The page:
Even with its athletic and competitive development, cheerleading at the school level has retained its ties to its spirit leading traditions.Cheerleaders are quite often seen as ambassadors for their schools, and leaders among the student body.Cheerleading is an activity wherein the participants (referred to as "cheerleaders") cheer for their team as a form of encouragement.It can range from chanting slogans to intense physical activity.Due in part to this recent exposure, there are now an estimated 100,000 participants scattered around the globe in Australia, Canada, China, Colombia, Finland, France, Germany, Japan, After the American Revolutionary War, students experienced harsh treatment from teachers. " remains in use with slight modifications today, where it is now referred to as the "Locomotive". Women cheerleaders were overlooked until the 1940s.In response to faculty's abuse, college students violently acted out. The term "Cheer Leader" had been used as early as 1897, with Princeton's football officials having named three students as Cheer Leaders: Thomas, Easton, and Guerin from Princeton's classes of 1897, 1898, and 1899, respectively, on October 26, 1897. In the 1940s, collegiate men were drafted for World War II, creating the opportunity for more women to make their way onto sporting event sidelines.It took place between Princeton and Rutgers University, and marked the day the original "Sis Boom Rah! This cheer was yelled from the stands by students attending games, as well as by the athletes themselves. In 1948, Lawrence "Herkie" Herkimer, of Dallas, Texas, a former cheerleader at Southern Methodist University, formed the National Cheerleaders Association (NCA) in order to hold clinics for cheerleading.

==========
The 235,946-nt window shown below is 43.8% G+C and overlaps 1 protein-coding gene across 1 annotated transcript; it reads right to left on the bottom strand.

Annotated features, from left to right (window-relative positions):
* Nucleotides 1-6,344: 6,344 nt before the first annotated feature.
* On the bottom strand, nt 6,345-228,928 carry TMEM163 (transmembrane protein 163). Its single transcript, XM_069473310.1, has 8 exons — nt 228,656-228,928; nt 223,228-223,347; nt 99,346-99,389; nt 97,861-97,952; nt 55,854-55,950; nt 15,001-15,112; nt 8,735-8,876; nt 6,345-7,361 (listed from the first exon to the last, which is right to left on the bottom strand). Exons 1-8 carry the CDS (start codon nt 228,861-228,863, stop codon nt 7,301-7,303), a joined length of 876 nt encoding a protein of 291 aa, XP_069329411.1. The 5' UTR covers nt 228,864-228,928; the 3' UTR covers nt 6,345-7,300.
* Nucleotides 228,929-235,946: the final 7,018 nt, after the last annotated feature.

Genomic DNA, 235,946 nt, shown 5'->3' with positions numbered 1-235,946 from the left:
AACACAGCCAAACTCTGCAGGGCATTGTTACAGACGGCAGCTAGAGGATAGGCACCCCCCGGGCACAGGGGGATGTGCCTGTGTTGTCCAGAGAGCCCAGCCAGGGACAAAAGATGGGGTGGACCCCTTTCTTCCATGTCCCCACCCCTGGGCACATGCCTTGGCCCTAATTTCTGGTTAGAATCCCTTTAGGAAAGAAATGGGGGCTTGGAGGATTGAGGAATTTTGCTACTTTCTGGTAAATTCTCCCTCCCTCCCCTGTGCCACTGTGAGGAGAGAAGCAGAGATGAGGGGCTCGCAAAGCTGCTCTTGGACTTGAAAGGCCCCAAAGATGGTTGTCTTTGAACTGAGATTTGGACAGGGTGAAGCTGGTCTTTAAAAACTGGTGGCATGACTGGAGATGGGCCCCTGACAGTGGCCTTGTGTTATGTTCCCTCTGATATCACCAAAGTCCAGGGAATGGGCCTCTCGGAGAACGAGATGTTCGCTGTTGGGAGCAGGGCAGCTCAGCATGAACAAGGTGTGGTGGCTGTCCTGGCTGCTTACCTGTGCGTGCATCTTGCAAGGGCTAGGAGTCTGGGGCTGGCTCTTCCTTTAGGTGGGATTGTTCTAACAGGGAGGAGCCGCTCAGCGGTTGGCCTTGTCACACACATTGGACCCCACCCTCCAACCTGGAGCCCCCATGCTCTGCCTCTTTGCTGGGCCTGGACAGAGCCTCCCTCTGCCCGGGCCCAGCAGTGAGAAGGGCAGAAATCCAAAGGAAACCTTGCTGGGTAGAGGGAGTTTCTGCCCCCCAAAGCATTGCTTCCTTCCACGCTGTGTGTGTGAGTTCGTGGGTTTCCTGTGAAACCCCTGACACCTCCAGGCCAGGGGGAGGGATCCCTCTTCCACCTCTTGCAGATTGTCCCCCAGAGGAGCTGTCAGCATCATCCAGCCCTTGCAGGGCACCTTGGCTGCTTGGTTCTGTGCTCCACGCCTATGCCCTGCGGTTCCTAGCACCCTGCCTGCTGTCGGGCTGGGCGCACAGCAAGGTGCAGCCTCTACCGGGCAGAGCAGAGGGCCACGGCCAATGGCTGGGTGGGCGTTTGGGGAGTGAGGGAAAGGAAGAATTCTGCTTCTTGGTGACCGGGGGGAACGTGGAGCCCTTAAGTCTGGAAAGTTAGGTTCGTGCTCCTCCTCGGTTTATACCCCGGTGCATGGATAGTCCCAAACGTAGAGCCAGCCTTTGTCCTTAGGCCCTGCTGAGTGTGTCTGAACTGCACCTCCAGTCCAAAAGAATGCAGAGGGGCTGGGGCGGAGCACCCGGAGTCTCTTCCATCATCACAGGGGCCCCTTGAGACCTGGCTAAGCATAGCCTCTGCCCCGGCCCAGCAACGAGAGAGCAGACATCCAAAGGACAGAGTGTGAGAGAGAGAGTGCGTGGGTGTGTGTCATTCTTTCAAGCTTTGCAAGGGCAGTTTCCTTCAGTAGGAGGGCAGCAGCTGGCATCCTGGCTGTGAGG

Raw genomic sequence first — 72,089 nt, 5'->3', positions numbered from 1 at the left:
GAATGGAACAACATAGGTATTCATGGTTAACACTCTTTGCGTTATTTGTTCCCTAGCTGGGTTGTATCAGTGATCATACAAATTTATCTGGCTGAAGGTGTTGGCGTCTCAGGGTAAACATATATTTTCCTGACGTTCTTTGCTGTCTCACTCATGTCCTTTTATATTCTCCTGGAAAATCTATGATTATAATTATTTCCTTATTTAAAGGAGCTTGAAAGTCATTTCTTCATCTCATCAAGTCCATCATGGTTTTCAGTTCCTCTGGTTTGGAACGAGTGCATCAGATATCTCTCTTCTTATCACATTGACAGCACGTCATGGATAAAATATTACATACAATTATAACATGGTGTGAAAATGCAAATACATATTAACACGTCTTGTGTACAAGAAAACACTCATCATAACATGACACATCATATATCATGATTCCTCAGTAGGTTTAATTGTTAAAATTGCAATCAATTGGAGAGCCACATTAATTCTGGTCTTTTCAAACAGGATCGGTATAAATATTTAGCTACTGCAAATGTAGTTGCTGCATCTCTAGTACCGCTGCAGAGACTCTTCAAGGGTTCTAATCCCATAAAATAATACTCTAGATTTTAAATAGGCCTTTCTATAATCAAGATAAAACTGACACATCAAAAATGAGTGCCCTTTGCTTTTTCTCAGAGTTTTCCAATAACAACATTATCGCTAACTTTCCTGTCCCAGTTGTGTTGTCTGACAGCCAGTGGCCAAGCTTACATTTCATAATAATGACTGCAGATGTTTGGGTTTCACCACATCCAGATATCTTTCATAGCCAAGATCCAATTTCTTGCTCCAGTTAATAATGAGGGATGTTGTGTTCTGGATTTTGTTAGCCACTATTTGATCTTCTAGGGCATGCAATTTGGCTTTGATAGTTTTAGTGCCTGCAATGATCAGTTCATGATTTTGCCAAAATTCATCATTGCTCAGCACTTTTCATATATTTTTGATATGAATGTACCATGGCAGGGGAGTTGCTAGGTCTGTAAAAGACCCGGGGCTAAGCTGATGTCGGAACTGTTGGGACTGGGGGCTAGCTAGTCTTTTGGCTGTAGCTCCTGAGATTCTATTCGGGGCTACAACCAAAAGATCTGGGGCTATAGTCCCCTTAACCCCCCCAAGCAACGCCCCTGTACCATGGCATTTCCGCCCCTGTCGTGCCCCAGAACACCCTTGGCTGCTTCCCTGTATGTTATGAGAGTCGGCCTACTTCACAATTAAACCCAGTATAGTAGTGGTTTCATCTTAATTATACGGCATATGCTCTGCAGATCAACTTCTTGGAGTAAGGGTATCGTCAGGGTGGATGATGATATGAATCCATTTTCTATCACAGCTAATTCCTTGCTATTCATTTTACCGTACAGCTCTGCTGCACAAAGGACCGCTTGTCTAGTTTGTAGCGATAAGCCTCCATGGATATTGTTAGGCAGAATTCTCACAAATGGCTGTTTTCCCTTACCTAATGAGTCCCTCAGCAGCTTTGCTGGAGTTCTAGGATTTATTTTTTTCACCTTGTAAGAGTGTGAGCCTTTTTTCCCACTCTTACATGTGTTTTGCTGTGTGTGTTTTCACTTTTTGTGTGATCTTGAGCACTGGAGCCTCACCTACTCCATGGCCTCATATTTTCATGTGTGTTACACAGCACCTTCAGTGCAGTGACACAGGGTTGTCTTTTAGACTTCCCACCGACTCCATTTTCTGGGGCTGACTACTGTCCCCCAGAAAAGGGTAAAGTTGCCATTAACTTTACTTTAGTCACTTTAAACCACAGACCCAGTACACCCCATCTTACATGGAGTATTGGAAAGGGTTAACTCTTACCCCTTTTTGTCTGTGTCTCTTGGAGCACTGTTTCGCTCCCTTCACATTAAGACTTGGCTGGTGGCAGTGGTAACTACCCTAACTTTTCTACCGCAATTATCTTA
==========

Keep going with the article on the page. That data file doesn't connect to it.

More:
The only teams without NFL cheerleaders at this time were New Orleans, New York, Detroit, Cleveland, Denver, Minnesota, Pittsburg, San Francisco, and San Diego.The undergraduates began to riot, burn down buildings located on their college campuses, and assault faculty members. These students would cheer for the team also at football practices, and special cheering sections were designated in the stands for the games themselves for both the home and visiting teams. An overview written on behalf of cheerleading in 1955 explained that in larger schools, "occasionally boys as well as girls are included,", and in smaller schools, "boys can usually find their place in the athletic program, and cheerleading is likely to remain solely a feminine occupation." During the 1950s, cheerleading in America also increased in popularity.As a more subtle way to gain independence, however, students invented and organized their own extracurricular activities outside their professors' control. It was not until 1898 that University of Minnesota student Johnny Campbell directed a crowd in cheering "Rah, Rah, Rah! By the 1960s, some began to consider cheerleading a feminine extracurricular for boys, and by the 1970s, girls primarily cheered at public school games.Professional cheerleaders put a new perspective on American cheerleading.Women were selected for two reasons: visual sex appeal, and the ability to dance.Cheerleading organizations such as the American Association of Cheerleading Coaches and Advisors (AACCA), founded in 1987, started applying universal safety standards to decrease the number of injuries and prevent dangerous stunts, pyramids, and tumbling passes from being included in the cheerleading routines.In 2003, the National Council for Spirit Safety and Education (NCSSE) was formed to offer safety training for youth, school, all-star, and college coaches.It can be performed to motivate sports teams, entertain the audience, or for competition.Competitive routines typically range anywhere from one to three minutes, and contain components of tumbling, dance, jumps, cheers, and stunting.Organized cheerleading competitions began to pop up with the first ranking of the "Top Ten College Cheerleading Squads" and "Cheerleader All America" awards given out by the ICF in 1967.In 1978, America was introduced to competitive cheerleading by the first broadcast of Collegiate Cheerleading Championships on CBS.